Expropriating property from the targets of genocide has the ghoulishly efficient result of both paying for the costs associated with a systematic attempt to murder an entire people and leaving destitute any who manage to survive. The expropriations alleged by plaintiffs in these cases—the freezing of bank accounts, the straw-man control of corporations, the looting of safe deposit boxes and suitcases brought by Jews to the train stations, and even charging third-class train fares to victims being sent to death camps—should be viewed, at least on the pleadings, as an integral part of the genocidal plan to depopulate Hungary of its Jews. The expropriations thus effectuated genocide in two ways. They funded the transport and murder of Hungarian Jews, and they impoverished those who survived, depriving them of the financial means to reconstitute their lives and former communities.

All U.S. courts to consider the issue recognize genocide as a violation of customary international law.22

The following year, a California district court went a step further, inasmuch as it ruled that FSIA jurisdiction was proper even though, after examining the laws of citizenship in the Ottoman Empire at the time of the Armenian genocide, it determined that, unlike the situation of Jews in Nazi Germany, Armenians had been considered full-fledged citizens by their government.23 Nevertheless, it held that the FSIA did not protect the Republic of Turkey from suit in the United States under both the reasoning of Abelesz noted above,24 and the ATS standards the United States Supreme Court had set forth in Sosa:25 namely, that customary international law violations must be “specific, universal, and obligatory.”26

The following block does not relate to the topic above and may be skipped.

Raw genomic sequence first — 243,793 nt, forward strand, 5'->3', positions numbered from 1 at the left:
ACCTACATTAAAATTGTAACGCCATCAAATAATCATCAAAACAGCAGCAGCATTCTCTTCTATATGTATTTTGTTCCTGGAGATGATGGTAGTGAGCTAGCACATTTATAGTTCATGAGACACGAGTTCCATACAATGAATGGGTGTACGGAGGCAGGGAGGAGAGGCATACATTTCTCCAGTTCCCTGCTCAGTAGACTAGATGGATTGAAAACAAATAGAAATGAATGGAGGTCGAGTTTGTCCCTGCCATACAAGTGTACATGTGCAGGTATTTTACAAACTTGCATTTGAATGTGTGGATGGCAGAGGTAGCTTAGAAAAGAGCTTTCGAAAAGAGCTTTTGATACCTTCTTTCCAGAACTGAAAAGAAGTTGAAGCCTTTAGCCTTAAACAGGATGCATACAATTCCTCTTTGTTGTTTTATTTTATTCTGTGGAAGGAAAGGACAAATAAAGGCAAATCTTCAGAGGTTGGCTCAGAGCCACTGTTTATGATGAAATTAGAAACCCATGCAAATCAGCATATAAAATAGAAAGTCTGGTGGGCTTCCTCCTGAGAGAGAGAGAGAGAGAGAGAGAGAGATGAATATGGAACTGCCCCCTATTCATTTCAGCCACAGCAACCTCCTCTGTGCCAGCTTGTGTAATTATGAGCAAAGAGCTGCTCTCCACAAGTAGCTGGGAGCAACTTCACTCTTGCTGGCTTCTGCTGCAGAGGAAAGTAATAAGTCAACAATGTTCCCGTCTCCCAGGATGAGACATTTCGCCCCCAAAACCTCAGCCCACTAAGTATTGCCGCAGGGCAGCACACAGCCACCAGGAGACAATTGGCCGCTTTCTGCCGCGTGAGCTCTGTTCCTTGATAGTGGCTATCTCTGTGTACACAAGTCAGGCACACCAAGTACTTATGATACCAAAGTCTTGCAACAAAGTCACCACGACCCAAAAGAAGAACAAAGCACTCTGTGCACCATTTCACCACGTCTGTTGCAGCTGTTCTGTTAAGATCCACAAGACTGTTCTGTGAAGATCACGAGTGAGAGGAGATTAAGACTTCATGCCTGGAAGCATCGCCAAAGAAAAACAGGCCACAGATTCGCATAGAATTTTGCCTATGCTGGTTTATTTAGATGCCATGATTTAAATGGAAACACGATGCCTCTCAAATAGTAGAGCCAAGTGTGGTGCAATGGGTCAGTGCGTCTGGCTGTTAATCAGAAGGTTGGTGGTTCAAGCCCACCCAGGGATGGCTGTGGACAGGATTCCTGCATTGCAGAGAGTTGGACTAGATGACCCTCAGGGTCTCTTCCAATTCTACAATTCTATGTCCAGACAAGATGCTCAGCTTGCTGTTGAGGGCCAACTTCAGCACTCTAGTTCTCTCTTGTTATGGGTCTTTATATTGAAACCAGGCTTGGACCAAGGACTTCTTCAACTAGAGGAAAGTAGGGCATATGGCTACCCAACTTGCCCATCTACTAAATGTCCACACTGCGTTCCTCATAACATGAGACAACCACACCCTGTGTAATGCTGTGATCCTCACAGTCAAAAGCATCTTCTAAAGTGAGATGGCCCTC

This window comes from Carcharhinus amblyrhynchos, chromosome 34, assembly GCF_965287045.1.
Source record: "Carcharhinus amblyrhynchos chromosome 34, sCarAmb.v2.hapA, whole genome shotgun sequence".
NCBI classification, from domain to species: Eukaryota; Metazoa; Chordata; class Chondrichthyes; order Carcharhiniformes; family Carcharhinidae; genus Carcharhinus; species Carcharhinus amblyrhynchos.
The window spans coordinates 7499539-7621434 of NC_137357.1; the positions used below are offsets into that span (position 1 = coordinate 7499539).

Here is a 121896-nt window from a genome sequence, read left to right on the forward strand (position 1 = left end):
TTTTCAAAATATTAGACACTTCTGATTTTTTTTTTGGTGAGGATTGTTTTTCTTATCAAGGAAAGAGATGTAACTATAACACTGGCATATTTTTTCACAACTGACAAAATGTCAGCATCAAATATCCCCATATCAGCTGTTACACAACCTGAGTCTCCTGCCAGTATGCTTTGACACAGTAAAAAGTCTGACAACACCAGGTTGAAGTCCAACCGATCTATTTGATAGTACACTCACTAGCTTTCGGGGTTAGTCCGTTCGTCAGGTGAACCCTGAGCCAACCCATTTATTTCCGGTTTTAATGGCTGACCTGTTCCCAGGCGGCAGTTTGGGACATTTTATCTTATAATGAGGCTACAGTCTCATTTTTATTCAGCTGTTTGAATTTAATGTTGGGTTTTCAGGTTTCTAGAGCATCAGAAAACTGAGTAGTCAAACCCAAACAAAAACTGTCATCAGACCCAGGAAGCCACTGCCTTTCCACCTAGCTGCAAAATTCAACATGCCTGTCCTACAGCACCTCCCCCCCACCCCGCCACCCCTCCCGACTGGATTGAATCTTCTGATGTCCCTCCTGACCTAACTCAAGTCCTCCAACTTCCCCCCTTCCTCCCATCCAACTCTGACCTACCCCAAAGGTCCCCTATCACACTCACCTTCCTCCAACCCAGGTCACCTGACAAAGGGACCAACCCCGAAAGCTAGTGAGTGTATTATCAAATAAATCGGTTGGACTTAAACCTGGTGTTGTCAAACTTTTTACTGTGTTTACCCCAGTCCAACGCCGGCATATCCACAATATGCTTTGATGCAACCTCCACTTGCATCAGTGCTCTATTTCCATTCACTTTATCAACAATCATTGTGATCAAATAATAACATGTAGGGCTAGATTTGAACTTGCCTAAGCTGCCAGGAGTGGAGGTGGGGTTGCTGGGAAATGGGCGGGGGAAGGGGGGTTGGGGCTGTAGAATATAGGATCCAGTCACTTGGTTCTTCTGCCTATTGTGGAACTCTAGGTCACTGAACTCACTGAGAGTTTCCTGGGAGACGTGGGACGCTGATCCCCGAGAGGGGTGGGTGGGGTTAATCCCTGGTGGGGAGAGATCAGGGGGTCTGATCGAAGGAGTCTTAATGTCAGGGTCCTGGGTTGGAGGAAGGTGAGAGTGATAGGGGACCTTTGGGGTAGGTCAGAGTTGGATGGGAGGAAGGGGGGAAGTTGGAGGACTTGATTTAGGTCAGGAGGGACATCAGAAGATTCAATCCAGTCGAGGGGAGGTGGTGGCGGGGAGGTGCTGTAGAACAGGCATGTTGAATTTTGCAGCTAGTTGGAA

Finally, in Simon v. Republic of Hungary,27 a case also involving war-time expropriations in Hungary of its Jewish population, the D.C. Circuit seemed to take yet an additional step beyond both Abelesz and Davoyan, by equating Hungary’s expropriation of its Jewish population with genocide: “In our view, the alleged takings did more than effectuate genocide or serve as a means of carrying out genocide. Rather, we see the expropriations as themselves genocide. It follows necessarily that the takings were ‘in violation of international law.’”28 Thus, the FSIA expropriations exception for takings in violation of international law has become a form of universal jurisdiction for the gravest of human rights violations under the FSIA. In the words of the Restatement (Fourth), this new case law may open “courts in the U.S. to a wide range of property-related claims arising out of foreign internal conflicts characterized by human rights violations.”29

  1. See Draft No. 2, Submitted for Consideration to and Approved by the Members of the American Law Institute at the Ninety-Third Annual Meeting on May 16, 17 and 18, 2016. As of the writing of this essay, the text voted by the ALI membership in May, 2016 theoretically is subject to some possible continued editorial change by the Reporters, but the author, part of the Members’ Consultative Group of the Restatement (Fourth) project, has been told by one of the Reporters that no further changes will be made (email exchange between author and Reporter Prof. David Stewart, August 22, 2016), nor did comments at the May 2016 ALI meeting suggest membership criticism of the language quoted below. (Author’s notes from May, 2016 general membership meeting)